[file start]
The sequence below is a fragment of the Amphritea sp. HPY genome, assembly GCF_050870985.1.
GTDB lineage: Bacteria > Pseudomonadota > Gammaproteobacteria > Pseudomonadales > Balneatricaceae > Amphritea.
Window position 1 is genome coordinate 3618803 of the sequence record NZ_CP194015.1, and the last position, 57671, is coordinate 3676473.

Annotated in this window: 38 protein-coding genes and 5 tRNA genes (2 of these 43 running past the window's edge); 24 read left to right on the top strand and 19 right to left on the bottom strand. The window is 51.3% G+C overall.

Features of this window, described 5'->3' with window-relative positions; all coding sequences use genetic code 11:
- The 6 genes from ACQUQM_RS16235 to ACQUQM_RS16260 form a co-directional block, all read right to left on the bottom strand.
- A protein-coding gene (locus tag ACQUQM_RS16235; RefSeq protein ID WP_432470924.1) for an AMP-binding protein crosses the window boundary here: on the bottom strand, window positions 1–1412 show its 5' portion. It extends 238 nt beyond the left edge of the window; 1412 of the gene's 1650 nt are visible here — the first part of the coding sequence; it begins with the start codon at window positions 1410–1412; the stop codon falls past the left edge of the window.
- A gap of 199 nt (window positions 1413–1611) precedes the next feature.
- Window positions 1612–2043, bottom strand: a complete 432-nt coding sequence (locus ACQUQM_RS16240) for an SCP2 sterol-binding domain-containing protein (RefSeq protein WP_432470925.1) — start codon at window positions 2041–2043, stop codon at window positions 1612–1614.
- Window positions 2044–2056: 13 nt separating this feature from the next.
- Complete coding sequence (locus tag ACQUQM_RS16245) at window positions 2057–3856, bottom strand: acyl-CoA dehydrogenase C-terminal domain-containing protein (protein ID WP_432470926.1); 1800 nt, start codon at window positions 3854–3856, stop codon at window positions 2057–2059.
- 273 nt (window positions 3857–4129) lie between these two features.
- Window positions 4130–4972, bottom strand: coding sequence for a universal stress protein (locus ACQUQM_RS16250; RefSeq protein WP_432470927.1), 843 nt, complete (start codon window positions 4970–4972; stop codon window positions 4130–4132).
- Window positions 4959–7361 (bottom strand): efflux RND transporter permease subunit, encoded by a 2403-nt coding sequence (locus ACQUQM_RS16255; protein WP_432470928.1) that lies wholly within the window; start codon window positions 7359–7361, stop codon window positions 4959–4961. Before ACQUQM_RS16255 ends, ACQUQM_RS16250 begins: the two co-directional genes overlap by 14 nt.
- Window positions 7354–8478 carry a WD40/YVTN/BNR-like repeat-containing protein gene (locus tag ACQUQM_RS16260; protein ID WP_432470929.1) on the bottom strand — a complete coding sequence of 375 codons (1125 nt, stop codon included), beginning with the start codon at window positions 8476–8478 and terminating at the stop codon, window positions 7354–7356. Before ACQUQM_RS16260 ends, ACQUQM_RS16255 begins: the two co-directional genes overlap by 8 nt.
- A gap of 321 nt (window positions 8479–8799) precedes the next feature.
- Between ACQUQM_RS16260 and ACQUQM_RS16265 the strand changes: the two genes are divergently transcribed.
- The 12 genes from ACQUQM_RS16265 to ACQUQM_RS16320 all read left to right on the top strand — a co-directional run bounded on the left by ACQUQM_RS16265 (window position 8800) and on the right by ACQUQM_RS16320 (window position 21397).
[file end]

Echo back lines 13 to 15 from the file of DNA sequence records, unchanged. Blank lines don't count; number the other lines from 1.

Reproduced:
- Window positions 4130–4972, bottom strand: coding sequence for a universal stress protein (locus ACQUQM_RS16250; RefSeq protein WP_432470927.1), 843 nt, complete (start codon window positions 4970–4972; stop codon window positions 4130–4132).
- Window positions 4959–7361 (bottom strand): efflux RND transporter permease subunit, encoded by a 2403-nt coding sequence (locus ACQUQM_RS16255; protein WP_432470928.1) that lies wholly within the window; start codon window positions 7359–7361, stop codon window positions 4959–4961. Before ACQUQM_RS16255 ends, ACQUQM_RS16250 begins: the two co-directional genes overlap by 14 nt.
- Window positions 7354–8478 carry a WD40/YVTN/BNR-like repeat-containing protein gene (locus tag ACQUQM_RS16260; protein ID WP_432470929.1) on the bottom strand — a complete coding sequence of 375 codons (1125 nt, stop codon included), beginning with the start codon at window positions 8476–8478 and terminating at the stop codon, window positions 7354–7356. Before ACQUQM_RS16260 ends, ACQUQM_RS16255 begins: the two co-directional genes overlap by 8 nt.